Alstom, a French-based conglomerate, announced a contract Friday worth approximately $95 million to supply Homer City Generating Station with pollution reduction systems.
According to a press release, Alstom plans to supply NID Dry Flue Gas Desulphurization Systems for the plant's two coal-fired units to reduce sulfur dioxide, mercury, and other pollutants being emitted from the plant.
The Center for Decease Control and Prevention's fact sheets about sulfur dioxide and mercury indicate prolonged exposure can cause severe health problems. Sulfur dioxide exposure causes damage to the respiratory health of both humans and animals. The fact sheets state that low-vapor concentrations of mercury over long periods of time can cause neurological disturbances, memory problems, skin rash and kidney abnormalities. Higher concentrations cause sever lung damage.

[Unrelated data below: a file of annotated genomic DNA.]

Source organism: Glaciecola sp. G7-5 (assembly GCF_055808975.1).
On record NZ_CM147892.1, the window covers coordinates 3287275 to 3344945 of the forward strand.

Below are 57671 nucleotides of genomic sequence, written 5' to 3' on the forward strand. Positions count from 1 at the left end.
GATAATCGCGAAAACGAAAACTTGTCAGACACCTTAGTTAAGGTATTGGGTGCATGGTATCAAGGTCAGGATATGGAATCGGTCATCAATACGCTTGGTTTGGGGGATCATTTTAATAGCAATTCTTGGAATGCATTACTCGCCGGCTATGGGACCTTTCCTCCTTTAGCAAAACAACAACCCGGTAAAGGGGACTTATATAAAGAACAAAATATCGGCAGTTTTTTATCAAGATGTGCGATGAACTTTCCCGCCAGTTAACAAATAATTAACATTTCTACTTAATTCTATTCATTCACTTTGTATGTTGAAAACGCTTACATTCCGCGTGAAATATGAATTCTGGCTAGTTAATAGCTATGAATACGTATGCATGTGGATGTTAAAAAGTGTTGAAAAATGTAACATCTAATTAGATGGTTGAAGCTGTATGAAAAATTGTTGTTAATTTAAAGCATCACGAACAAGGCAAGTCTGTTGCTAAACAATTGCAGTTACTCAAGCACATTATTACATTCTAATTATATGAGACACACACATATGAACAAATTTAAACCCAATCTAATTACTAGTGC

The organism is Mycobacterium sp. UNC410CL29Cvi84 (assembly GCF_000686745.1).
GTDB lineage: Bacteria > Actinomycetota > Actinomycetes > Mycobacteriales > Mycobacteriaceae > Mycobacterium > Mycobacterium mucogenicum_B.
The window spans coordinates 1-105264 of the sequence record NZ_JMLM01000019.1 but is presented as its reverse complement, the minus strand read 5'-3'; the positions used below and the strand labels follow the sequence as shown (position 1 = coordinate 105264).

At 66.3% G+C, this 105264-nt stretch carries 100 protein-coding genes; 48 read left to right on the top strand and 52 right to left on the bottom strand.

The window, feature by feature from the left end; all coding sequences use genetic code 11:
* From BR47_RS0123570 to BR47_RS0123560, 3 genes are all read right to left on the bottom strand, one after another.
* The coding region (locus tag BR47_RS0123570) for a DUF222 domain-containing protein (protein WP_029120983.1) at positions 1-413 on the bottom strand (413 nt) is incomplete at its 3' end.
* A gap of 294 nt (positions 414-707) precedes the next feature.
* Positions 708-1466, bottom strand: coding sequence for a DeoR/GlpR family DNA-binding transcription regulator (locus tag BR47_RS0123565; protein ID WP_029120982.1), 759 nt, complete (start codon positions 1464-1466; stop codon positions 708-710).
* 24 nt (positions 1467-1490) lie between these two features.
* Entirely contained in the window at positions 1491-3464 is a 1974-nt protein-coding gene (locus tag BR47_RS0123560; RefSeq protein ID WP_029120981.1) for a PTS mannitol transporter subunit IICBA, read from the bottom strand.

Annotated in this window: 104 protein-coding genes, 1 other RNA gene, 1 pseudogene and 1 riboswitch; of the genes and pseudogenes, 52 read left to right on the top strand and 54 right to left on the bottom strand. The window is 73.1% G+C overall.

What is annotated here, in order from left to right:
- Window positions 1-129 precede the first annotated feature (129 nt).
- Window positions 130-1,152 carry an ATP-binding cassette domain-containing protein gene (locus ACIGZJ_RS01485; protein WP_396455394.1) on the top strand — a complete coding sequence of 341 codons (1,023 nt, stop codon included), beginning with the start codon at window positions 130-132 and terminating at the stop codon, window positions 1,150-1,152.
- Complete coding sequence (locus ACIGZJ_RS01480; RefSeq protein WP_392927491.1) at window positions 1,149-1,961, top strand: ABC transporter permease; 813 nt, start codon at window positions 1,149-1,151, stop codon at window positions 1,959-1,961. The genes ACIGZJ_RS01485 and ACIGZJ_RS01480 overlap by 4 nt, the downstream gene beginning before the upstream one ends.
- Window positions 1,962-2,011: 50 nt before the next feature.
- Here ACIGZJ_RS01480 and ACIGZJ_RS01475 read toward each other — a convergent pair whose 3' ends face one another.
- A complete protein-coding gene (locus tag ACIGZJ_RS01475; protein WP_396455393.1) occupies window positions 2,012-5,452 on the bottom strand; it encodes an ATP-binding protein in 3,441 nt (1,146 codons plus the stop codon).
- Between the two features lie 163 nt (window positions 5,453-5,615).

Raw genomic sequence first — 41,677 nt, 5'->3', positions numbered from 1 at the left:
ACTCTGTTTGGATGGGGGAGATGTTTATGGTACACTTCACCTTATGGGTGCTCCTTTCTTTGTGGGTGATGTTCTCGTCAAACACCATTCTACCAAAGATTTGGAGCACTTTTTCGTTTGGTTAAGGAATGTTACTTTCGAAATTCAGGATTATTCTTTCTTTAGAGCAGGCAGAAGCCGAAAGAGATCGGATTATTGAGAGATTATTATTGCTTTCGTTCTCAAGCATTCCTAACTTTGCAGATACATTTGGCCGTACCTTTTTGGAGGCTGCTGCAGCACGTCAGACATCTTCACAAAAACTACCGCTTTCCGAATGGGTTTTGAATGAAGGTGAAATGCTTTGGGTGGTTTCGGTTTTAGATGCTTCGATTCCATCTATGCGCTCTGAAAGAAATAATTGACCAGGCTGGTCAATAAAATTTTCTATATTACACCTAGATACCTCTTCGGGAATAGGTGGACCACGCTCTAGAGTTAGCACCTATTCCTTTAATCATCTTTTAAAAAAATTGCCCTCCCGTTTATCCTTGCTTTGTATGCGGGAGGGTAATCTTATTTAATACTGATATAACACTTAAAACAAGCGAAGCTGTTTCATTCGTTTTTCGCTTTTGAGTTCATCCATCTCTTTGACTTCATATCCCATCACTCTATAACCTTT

Concerns over pollution levels emitted by the plant have been long standing.
According to an article by the Pittsburgh Post-Gazette, the state Department of Environmental Protection fined the plant $200,000 in 2007 for selenium discharges into local streams.
In 2011, the Post-Gazette reported that DEP and the Environmental Protection Agency sued the Homer City plant for allegedly not meeting federal standards, however, the case was dismissed in October.
But Alstom's new equipment may change these concerns, or at least Alstom seems optimistic it may.
"We are grateful for the opportunity to participate in this important step towards lowering the environmental impact of power generation activities at Homer City," said Jim Yann, Managing Director of Alstom's North American Environmental Control Systems, in a press release Friday.